tue 16/07/2019

Matthew Halsall/Zara McFarlane, Ronnie Scott's | reviews, news & interviews

Matthew Halsall/Zara McFarlane, Ronnie Scott's

Matthew Halsall/Zara McFarlane, Ronnie Scott's

Young Mancunian trumpeter holds the audience rapt, while accomplished vocalist offers spirit and charm

Halsall: a low, strong and lingering power

Fronting her four piece band - pianist Peter Edwards and saxophonist Binker Golding among them - the young jazz/soul singer Zara McFarlane performs a mix of new songs and tunes from her album, Until Tomorrow. Among the former, “Woman in the Olive Groves” is inspired by a midnight taxi ride through southern Italy, passing an African woman by the highway, among the olive groves, trading her sex.

This is set beside “Chiaroscuro” – what a word to get your jazz chops around – which gives Golding the chance to demonstrate the effect of light against dark in sound. There's a fine version of her album's title song, and a cover of “Police and Thieves” that wrings the street poetry and stature from it. McFarlane has the voice, the spirit, and the charm; you can tell, and it has an impact.

He demonstrates a sky-blue tone smeared with cloudy spirits, a full-cream sound in an astral body

Halsall, the young Mancunian trumpeter now on his fourth album, Fletcher Moss Park, takes to the stage to a sold out house, with a four piece line-up up of pianist Taz Modi, Rob Turner on drums and bassist Gavin Barras. Halsall stands only when he plays, otherwise crouching on the decks as pianist Modi plays in with an elegant, percussive solo on “Music for a Dancing Mind”, the first of several tunes from his On The Go album. When Halsall plays, he demonstrates a sky-blue tone smeared with cloudy spirits, a full-cream sound in an astral body, a spectral element.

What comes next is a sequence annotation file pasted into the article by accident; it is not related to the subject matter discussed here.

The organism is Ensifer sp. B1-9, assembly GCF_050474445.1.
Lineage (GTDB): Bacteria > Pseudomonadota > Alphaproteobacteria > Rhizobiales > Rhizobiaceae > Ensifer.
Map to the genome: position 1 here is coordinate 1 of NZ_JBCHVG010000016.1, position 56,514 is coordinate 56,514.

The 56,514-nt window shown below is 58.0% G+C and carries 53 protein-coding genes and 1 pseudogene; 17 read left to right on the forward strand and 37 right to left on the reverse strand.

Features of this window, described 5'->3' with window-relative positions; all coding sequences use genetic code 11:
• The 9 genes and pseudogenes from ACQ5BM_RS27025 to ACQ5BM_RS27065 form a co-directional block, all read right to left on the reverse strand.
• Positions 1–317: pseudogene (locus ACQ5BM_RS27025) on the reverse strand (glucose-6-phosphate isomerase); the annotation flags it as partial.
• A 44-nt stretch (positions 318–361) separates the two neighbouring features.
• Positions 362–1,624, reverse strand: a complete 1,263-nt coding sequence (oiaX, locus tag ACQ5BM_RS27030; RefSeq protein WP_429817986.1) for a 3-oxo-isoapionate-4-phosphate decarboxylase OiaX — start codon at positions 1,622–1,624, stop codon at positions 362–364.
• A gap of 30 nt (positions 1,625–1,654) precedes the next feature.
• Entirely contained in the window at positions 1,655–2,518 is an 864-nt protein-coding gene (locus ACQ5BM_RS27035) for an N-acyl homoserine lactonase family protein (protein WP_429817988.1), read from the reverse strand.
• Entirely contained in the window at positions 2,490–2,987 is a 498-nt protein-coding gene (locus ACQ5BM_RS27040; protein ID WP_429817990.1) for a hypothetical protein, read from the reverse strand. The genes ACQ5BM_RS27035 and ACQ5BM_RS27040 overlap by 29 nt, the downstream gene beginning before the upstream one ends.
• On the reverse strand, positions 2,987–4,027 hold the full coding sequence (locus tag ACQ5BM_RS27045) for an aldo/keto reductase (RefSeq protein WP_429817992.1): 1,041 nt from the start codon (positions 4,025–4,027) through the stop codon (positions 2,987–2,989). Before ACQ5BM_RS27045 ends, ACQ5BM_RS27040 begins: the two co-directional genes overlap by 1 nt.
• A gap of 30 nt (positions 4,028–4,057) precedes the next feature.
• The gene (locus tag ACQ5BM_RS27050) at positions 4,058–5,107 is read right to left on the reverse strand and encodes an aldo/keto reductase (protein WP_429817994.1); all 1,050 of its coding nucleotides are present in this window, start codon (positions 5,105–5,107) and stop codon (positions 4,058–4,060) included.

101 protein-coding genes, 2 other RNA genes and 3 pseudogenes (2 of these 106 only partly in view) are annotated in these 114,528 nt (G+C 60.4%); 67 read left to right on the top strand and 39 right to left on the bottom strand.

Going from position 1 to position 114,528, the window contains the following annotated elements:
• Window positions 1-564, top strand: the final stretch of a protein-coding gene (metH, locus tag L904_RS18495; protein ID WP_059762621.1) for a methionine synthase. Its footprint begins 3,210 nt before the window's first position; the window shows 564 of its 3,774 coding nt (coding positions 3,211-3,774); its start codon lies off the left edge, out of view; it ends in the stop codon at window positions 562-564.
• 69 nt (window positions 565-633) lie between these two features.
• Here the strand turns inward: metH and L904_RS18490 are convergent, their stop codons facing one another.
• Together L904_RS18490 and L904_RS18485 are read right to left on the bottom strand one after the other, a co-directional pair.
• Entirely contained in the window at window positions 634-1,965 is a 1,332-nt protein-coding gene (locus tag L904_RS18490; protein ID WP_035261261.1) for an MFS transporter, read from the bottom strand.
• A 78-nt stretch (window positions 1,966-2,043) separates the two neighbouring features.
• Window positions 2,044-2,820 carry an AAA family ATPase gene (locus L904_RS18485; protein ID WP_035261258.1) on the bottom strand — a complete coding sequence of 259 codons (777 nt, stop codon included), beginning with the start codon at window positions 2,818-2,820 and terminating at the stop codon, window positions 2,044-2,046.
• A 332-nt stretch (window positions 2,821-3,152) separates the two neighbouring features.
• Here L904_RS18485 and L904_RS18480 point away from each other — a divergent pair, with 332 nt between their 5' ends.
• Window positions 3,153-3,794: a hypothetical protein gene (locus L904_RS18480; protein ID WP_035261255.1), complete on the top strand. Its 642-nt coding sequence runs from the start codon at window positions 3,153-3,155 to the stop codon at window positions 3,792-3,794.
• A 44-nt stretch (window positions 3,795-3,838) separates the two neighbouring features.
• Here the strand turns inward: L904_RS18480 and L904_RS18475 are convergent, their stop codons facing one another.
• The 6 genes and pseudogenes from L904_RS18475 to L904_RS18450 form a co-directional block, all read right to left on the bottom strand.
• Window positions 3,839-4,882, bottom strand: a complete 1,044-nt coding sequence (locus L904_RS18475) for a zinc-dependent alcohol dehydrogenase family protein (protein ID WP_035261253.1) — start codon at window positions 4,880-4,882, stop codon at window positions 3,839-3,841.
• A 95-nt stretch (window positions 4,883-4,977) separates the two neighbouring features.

"Song for Charlie" is a slow, mournful seata, a dialogue between lead trumpet, supple bass, brushed drums and piano. “The End of Dukkha” begins as the aural equivalent of a bas-relief in which half-recognisable figures emerge. The quartet picks up its weight and Halsall plays in the lower registers, with a low, strong and lingering power. They're joined on "Shabata" by harpist Rachel Gladwin, embarking on a slow, heat-seeking groove. “The Journey Home” is a full-ensemble exploration with an emphasis on group spirit over solo voice, and they're augmented for the last few, new and untitled numbers by Keiko Kitamura on Koto, and Shakuhachi player Clive Bell.

Bell's Shauhachi takes the first solo against a pressure drop of bass, brushed drums and piano in a striking fusion of jazz and Japanese, and when it comes, Halsall's solo is breathtaking. This is great stuff. The audience is rapt - even the waiting staff between table orders, turn their attention to the subtle magic on stage.  

Even the waiting staff between table orders turn their attention to the subtle magic on stage

rating

Editor Rating: 
4
Average: 4 (1 vote)

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